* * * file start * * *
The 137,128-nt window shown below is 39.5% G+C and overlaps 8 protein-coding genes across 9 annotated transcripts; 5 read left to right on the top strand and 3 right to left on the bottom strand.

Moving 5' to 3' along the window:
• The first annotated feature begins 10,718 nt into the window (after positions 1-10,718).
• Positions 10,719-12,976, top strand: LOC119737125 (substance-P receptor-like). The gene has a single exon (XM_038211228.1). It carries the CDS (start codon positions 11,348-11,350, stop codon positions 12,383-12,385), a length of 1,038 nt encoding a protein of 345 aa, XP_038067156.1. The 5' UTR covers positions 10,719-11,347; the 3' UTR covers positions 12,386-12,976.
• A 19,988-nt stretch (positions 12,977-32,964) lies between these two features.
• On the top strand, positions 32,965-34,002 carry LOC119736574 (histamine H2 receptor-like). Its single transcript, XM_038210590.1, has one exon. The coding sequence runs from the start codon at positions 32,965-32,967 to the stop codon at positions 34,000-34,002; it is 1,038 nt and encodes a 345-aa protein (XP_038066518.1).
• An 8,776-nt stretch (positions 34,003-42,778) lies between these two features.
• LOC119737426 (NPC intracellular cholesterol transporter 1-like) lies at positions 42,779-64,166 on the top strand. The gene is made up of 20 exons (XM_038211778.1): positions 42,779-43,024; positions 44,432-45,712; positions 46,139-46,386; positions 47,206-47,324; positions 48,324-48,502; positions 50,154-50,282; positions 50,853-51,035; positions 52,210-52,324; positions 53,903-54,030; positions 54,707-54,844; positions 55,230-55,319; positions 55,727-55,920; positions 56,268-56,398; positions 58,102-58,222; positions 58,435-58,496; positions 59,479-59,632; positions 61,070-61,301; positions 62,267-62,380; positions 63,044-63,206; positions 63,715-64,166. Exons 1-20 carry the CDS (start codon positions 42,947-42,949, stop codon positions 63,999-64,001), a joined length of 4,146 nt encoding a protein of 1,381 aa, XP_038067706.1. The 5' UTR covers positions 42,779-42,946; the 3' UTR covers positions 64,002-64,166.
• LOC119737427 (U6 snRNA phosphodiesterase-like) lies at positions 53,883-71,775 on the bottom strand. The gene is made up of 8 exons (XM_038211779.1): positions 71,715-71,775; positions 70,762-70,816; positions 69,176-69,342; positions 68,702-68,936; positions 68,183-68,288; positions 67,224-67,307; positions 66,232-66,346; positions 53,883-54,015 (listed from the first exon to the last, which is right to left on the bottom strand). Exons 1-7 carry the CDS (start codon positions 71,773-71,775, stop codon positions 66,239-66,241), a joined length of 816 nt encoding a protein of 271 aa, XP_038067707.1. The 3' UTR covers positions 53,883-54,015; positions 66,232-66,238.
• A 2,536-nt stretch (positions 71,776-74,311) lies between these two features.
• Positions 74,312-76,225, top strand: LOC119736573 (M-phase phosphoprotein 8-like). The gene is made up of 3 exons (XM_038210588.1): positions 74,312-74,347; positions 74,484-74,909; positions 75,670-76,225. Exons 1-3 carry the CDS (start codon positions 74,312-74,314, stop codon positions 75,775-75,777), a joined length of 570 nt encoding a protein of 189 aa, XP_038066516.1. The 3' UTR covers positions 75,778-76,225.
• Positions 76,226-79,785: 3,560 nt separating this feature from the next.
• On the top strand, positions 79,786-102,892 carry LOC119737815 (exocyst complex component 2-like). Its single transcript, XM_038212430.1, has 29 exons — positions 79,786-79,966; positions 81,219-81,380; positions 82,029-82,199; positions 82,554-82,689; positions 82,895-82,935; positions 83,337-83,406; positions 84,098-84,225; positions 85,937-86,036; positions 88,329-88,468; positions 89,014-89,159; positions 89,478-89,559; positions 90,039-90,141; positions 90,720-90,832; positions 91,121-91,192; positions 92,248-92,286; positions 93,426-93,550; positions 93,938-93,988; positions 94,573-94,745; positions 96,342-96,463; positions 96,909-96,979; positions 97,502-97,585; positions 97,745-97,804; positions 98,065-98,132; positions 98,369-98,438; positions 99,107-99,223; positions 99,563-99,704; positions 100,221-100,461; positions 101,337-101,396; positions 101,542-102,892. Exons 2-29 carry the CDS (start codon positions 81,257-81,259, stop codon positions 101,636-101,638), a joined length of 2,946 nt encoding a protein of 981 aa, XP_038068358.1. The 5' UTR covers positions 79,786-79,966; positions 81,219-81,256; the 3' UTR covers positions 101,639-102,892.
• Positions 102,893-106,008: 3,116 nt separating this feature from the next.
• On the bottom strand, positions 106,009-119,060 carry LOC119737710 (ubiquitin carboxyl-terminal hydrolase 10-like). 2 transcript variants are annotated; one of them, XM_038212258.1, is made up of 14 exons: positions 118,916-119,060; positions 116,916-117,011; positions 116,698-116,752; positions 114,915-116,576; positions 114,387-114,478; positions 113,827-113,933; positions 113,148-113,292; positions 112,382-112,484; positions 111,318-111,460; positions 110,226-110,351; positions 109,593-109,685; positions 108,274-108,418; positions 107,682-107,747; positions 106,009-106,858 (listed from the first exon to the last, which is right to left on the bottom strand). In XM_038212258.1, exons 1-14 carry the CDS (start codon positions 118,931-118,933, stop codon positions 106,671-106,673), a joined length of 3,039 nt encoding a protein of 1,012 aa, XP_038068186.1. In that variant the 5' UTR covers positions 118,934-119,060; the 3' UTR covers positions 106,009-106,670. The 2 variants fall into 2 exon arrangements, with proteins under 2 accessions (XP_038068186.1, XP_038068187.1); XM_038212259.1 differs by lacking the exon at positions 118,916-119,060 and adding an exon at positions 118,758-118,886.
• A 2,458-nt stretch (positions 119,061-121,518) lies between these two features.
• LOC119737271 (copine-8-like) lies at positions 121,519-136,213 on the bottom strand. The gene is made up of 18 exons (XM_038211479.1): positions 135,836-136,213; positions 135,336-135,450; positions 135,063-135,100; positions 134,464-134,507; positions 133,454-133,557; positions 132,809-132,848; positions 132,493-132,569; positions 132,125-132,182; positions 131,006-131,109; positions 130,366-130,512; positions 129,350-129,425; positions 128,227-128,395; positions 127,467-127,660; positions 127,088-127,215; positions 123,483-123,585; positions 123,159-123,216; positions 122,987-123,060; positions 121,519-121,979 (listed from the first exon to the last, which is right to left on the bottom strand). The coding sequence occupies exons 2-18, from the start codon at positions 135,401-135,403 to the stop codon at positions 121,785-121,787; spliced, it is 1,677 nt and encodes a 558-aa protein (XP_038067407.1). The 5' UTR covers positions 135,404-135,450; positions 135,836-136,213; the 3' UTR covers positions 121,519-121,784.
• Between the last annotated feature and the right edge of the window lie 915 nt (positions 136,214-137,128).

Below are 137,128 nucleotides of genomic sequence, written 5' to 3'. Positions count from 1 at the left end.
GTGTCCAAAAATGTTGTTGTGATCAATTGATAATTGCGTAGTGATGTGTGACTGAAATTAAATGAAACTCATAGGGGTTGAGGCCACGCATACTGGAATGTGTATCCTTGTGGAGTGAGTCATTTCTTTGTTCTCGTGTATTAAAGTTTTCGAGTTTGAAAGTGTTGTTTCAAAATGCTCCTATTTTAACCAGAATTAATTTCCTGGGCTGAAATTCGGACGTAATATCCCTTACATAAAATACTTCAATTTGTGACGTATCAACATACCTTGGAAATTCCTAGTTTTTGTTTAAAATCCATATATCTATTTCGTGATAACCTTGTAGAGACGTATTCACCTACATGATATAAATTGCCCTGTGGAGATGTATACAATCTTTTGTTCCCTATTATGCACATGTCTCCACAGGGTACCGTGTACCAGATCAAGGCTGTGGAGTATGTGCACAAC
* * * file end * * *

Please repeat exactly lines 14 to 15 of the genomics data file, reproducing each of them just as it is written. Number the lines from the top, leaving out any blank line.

• Positions 102,893-106,008: 3,116 nt separating this feature from the next.
• On the bottom strand, positions 106,009-119,060 carry LOC119737710 (ubiquitin carboxyl-terminal hydrolase 10-like). 2 transcript variants are annotated; one of them, XM_038212258.1, is made up of 14 exons: positions 118,916-119,060; positions 116,916-117,011; positions 116,698-116,752; positions 114,915-116,576; positions 114,387-114,478; positions 113,827-113,933; positions 113,148-113,292; positions 112,382-112,484; positions 111,318-111,460; positions 110,226-110,351; positions 109,593-109,685; positions 108,274-108,418; positions 107,682-107,747; positions 106,009-106,858 (listed from the first exon to the last, which is right to left on the bottom strand). In XM_038212258.1, exons 1-14 carry the CDS (start codon positions 118,931-118,933, stop codon positions 106,671-106,673), a joined length of 3,039 nt encoding a protein of 1,012 aa, XP_038068186.1. In that variant the 5' UTR covers positions 118,934-119,060; the 3' UTR covers positions 106,009-106,670. The 2 variants fall into 2 exon arrangements, with proteins under 2 accessions (XP_038068186.1, XP_038068187.1); XM_038212259.1 differs by lacking the exon at positions 118,916-119,060 and adding an exon at positions 118,758-118,886.